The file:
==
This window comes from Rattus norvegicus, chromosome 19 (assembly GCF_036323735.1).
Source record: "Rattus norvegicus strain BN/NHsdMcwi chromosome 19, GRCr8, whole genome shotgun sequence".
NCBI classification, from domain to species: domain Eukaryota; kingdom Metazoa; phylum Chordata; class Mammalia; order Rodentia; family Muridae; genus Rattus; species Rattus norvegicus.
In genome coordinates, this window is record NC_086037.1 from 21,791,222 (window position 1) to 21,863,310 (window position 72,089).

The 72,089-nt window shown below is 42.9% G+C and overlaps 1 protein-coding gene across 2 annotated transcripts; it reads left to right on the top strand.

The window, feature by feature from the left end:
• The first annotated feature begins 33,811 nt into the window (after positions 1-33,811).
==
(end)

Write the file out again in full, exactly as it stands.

This window comes from Rattus norvegicus, chromosome 19 (assembly GCF_036323735.1).
Source record: "Rattus norvegicus strain BN/NHsdMcwi chromosome 19, GRCr8, whole genome shotgun sequence".
NCBI classification, from domain to species: domain Eukaryota; kingdom Metazoa; phylum Chordata; class Mammalia; order Rodentia; family Muridae; genus Rattus; species Rattus norvegicus.
In genome coordinates, this window is record NC_086037.1 from 21,791,222 (window position 1) to 21,863,310 (window position 72,089).

The 72,089-nt window shown below is 42.9% G+C and overlaps 1 protein-coding gene across 2 annotated transcripts; it reads left to right on the top strand.

The window, feature by feature from the left end:
• The first annotated feature begins 33,811 nt into the window (after positions 1-33,811).